Interpretive Handbook

Test 81558 :
Lipoprotein (a), Serum

Clinical Information Discusses physiology, pathophysiology, and general clinical aspects, as they relate to a laboratory test

Lipoprotein (a) (Lp[a]) consists of an LDL particle that is covalently bound to an additional protein, apolipoprotein (a) (Apo[a]). Apo(a) has high-sequence homology with the coagulation factor plasminogen and, like LDL, Lp(a) contains apolipoprotein B100 (ApoB). Thus, Lp(a) is both proatherogenic and prothrombotic. Lp(a) is an independent risk factor for coronary heart disease (CHD), ischemic stroke, and aortic valve stenosis. Lp(a) has been referred to as "the most atherogenic lipoprotein." The mechanism of increased risk is unclear but most likely involves progression of atherosclerotic stenosis via intimal deposition of cholesterol and promotion of thrombosis via homology to plasminogen.

 

Concentrations of Lp(a) particles in the blood can be expressed readily by 2 methods: as concentrations of Lp(a) protein or as Lp(a) cholesterol. Mayo’s Cardiovascular Laboratory Medicine measures and reports Lp(a) cholesterol individually (LPAWS / Lipoprotein [a] Cholesterol, Serum) and as a part of the lipoprotein profile (LMPP / Lipoprotein Metabolism Profile). The cholesterol content of Lp(a) particles varies little, and Lp(a) can contain significant proportions of the serum cholesterol.

 

Unlike Lp(a) cholesterol, accurate immunochemical measurement of Lp(a)-specific protein, is complicated by the heterogeneity of Lp(a) molecular size. Due to the large number of polymorphisms in the population any given individual can have an Apo(a) protein between 240 to 800 kDa. This heterogeneity leads to inaccuracies when results are expressed in terms of mg/dL of protein. In addition, the degree of atherogenicity of the Lp(a) particle may depend on the molecular size of the Lp(a)-specific protein.

 

Serum concentrations of Lp(a) are related to genetic factors, and are largely unaffected by diet, exercise and lipid-lowering pharmaceuticals. However, in a patient with additional modifiable CHD risk factors, more aggressive therapy to normalize these factors may be indicated if the Lp(a) value is also increased.

Useful For Suggests clinical disorders or settings where the test may be helpful

Cardiovascular disease (CVD) risk refinement in patients with moderate or high risk based on conventional risk factors

Interpretation Provides information to assist in interpretation of the test results

The frequency distribution of serum lipoprotein (a) (Lp[a]) concentrations is markedly skewed toward the low end, with approximately 85% of the population having concentrations <30 mg/dL.

 

Lp(a) concentrations >30 mg/dL are associated with 2- to 3-fold increased risk of cardiovascular events independent of conventional risk markers.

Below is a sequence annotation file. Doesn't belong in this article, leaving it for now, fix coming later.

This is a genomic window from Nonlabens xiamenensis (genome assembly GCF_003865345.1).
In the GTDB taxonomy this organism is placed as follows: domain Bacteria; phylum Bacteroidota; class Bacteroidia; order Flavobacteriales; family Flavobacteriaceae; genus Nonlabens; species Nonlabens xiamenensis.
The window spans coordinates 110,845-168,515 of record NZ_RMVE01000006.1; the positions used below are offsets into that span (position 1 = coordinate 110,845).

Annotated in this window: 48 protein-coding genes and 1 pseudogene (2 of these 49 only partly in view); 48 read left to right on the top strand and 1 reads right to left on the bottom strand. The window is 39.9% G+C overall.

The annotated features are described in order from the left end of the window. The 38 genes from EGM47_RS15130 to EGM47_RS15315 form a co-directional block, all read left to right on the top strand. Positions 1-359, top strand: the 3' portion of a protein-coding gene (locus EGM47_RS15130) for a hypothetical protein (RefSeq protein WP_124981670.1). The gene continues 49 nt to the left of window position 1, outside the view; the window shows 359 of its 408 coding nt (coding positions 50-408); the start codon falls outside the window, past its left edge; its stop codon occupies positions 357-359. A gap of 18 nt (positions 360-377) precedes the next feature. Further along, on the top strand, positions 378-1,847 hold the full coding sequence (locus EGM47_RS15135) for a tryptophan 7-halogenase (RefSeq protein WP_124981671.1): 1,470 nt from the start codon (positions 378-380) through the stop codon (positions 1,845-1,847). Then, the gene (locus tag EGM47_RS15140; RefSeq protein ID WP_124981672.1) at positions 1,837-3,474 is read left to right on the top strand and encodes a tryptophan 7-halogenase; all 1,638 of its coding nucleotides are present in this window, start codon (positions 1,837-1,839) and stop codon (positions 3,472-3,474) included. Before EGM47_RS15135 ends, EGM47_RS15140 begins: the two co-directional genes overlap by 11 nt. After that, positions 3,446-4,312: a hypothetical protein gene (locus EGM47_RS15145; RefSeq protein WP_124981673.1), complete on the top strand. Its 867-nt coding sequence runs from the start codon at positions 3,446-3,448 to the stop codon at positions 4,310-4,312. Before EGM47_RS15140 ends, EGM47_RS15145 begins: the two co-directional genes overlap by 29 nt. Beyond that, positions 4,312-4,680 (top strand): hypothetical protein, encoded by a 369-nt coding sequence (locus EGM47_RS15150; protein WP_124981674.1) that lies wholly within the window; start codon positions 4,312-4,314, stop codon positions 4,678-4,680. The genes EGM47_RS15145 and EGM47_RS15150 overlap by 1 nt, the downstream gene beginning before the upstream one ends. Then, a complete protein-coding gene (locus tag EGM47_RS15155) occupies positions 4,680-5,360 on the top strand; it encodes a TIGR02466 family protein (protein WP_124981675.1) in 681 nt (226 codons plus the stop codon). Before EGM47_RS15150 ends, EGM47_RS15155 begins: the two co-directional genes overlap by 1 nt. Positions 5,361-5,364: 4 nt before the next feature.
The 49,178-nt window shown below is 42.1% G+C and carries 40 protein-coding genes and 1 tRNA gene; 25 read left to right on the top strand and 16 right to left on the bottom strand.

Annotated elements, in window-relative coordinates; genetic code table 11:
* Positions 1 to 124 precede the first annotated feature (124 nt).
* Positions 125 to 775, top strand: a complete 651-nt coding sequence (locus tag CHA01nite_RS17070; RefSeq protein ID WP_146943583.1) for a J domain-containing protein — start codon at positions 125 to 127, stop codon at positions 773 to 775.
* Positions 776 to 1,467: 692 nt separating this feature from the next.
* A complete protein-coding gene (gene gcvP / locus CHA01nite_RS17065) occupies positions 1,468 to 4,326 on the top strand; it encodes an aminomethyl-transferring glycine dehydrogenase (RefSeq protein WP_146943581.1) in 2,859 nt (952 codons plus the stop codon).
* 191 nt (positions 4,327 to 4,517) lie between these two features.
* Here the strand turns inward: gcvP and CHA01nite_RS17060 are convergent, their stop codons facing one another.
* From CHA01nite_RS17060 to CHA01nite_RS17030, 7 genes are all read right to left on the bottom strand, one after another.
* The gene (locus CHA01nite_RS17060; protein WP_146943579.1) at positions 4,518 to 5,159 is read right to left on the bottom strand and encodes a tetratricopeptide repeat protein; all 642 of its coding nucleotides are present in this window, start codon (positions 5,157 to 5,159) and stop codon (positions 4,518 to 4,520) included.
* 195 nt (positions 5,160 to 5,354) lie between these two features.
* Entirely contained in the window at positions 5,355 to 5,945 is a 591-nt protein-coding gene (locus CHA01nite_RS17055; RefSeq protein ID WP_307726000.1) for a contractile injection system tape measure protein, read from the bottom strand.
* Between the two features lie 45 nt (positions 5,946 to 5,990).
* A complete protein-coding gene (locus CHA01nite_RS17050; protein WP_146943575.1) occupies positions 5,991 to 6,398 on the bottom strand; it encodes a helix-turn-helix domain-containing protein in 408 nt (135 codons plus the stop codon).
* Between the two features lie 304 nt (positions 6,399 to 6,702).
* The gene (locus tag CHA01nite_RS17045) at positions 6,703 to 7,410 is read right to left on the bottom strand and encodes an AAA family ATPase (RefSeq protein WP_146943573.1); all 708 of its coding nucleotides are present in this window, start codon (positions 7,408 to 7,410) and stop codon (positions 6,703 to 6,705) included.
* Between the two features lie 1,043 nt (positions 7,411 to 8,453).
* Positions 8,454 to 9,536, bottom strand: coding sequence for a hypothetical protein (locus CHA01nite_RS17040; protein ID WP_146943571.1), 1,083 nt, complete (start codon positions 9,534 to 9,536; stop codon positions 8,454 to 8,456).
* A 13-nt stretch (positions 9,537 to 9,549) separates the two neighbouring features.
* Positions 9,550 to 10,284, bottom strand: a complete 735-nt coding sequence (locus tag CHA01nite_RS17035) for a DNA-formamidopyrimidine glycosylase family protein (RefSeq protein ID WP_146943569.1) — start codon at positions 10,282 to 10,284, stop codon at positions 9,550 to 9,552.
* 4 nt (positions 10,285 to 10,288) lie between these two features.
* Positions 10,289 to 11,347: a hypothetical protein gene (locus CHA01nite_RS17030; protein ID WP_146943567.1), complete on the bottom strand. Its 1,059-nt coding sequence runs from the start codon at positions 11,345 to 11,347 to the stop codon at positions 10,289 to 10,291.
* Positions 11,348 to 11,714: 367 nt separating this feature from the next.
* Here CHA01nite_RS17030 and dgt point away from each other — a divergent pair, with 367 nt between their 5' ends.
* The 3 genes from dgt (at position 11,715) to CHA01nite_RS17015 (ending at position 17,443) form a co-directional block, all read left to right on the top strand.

Cautions Discusses conditions that may cause diagnostic confusion, including improper specimen collection and handling, inappropriate test selection, and interfering substances

Epidemiologic studies have shown Lp(a) concentrations are lowest in non-Hispanic Caucasians, Chinese, and Japanese. Hispanics have slightly higher median Lp(a) concentrations and in African Americans, the median Lp(a) serum concentration is approximately 2 times higher than in Caucasians. In most cases, the preferred test for quantifying Lp(a) is LPAWS / Lipoprotein (a) Cholesterol, Serum.

 

Not recommended as a screening test in the healthy population.

Reference Values Describes reference intervals and additional information for interpretation of test results. May include intervals based on age and sex when appropriate. Intervals are Mayo-derived, unless otherwise designated. If an interpretive report is provided, the reference value field will state this.

< or =30 mg/dL

Values >30 mg/dL may suggest increased risk of coronary heart disease.

Clinical References Provides recommendations for further in-depth reading of a clinical nature

1. Emerging Risk Factors Collaboration, Erqou S, Kaptoge S, et al: Lipoprotein(a) concentration and the risk of coronary heart disease, stroke, and nonvascular mortality. JAMA 2009 Jul 22;302(4):412-423

2. Lackner C, Cohen JC, Hobbs HH: Molecular definition of the extreme size polymorphism in apolipoprotein(a). Hum Mol Genet 1993;2:933-940

3. Albers JJ, Slee A, O'Brien KD, et al: Relationship of apolipoproteins A-1 and B, and lipoprotein(a) to cardiovascular outcomes: the AIM-HIGH trial (Atherothrombosis Intervention in Metabolic Syndrome with Low HDL/High Triglyceride and Impact on Global Health Outcomes). J Am Coll Cardiol 2013 Oct 22;62(17):1575-1579

4. Erqou S, Thompson A, Di Angelantonio E, et al: Apolipoprotein(a) isoforms and the risk of vascular disease: systematic review of 40 studies involving 58,000 participants. J Am Coll Cardiol 2010 May 11;55(19):2160-2167


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